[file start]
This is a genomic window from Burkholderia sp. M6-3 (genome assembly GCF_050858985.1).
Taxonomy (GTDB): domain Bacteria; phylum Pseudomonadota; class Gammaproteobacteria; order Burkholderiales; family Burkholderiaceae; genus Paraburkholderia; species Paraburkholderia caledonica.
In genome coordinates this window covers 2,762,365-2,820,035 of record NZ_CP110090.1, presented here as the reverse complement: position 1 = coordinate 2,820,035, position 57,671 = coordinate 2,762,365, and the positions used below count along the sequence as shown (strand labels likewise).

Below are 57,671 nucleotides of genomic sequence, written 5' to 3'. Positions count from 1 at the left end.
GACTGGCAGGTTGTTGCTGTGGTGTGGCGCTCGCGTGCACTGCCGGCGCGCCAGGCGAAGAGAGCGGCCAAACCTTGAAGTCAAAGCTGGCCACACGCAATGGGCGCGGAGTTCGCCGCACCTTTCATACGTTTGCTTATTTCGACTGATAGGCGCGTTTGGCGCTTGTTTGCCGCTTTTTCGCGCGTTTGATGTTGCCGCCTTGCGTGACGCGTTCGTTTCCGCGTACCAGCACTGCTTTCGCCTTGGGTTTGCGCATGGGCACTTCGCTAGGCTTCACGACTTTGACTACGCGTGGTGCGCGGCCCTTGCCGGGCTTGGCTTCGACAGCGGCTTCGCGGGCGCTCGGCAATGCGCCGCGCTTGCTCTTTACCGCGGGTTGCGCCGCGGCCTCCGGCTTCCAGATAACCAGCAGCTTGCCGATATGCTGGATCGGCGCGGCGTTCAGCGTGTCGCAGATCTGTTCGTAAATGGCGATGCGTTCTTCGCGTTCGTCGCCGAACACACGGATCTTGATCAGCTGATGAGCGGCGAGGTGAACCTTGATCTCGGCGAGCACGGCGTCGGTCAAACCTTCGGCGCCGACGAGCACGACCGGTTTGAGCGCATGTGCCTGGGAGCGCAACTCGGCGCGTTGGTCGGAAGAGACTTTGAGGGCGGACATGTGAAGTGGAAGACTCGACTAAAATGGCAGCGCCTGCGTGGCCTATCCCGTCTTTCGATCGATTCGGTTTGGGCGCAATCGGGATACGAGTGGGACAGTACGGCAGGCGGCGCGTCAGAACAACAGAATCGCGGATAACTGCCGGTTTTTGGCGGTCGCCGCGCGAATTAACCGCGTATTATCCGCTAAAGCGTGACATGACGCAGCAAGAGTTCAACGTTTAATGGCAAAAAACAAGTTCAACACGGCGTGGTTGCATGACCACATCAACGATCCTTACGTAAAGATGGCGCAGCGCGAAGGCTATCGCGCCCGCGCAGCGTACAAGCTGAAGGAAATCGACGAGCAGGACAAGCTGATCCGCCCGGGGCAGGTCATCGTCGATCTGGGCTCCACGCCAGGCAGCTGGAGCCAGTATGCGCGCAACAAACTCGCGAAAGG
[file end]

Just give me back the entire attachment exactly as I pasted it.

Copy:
This is a genomic window from Burkholderia sp. M6-3 (genome assembly GCF_050858985.1).
Taxonomy (GTDB): domain Bacteria; phylum Pseudomonadota; class Gammaproteobacteria; order Burkholderiales; family Burkholderiaceae; genus Paraburkholderia; species Paraburkholderia caledonica.
In genome coordinates this window covers 2,762,365-2,820,035 of record NZ_CP110090.1, presented here as the reverse complement: position 1 = coordinate 2,820,035, position 57,671 = coordinate 2,762,365, and the positions used below count along the sequence as shown (strand labels likewise).

Below are 57,671 nucleotides of genomic sequence, written 5' to 3'. Positions count from 1 at the left end.
GACTGGCAGGTTGTTGCTGTGGTGTGGCGCTCGCGTGCACTGCCGGCGCGCCAGGCGAAGAGAGCGGCCAAACCTTGAAGTCAAAGCTGGCCACACGCAATGGGCGCGGAGTTCGCCGCACCTTTCATACGTTTGCTTATTTCGACTGATAGGCGCGTTTGGCGCTTGTTTGCCGCTTTTTCGCGCGTTTGATGTTGCCGCCTTGCGTGACGCGTTCGTTTCCGCGTACCAGCACTGCTTTCGCCTTGGGTTTGCGCATGGGCACTTCGCTAGGCTTCACGACTTTGACTACGCGTGGTGCGCGGCCCTTGCCGGGCTTGGCTTCGACAGCGGCTTCGCGGGCGCTCGGCAATGCGCCGCGCTTGCTCTTTACCGCGGGTTGCGCCGCGGCCTCCGGCTTCCAGATAACCAGCAGCTTGCCGATATGCTGGATCGGCGCGGCGTTCAGCGTGTCGCAGATCTGTTCGTAAATGGCGATGCGTTCTTCGCGTTCGTCGCCGAACACACGGATCTTGATCAGCTGATGAGCGGCGAGGTGAACCTTGATCTCGGCGAGCACGGCGTCGGTCAAACCTTCGGCGCCGACGAGCACGACCGGTTTGAGCGCATGTGCCTGGGAGCGCAACTCGGCGCGTTGGTCGGAAGAGACTTTGAGGGCGGACATGTGAAGTGGAAGACTCGACTAAAATGGCAGCGCCTGCGTGGCCTATCCCGTCTTTCGATCGATTCGGTTTGGGCGCAATCGGGATACGAGTGGGACAGTACGGCAGGCGGCGCGTCAGAACAACAGAATCGCGGATAACTGCCGGTTTTTGGCGGTCGCCGCGCGAATTAACCGCGTATTATCCGCTAAAGCGTGACATGACGCAGCAAGAGTTCAACGTTTAATGGCAAAAAACAAGTTCAACACGGCGTGGTTGCATGACCACATCAACGATCCTTACGTAAAGATGGCGCAGCGCGAAGGCTATCGCGCCCGCGCAGCGTACAAGCTGAAGGAAATCGACGAGCAGGACAAGCTGATCCGCCCGGGGCAGGTCATCGTCGATCTGGGCTCCACGCCAGGCAGCTGGAGCCAGTATGCGCGCAACAAACTCGCGAAAGG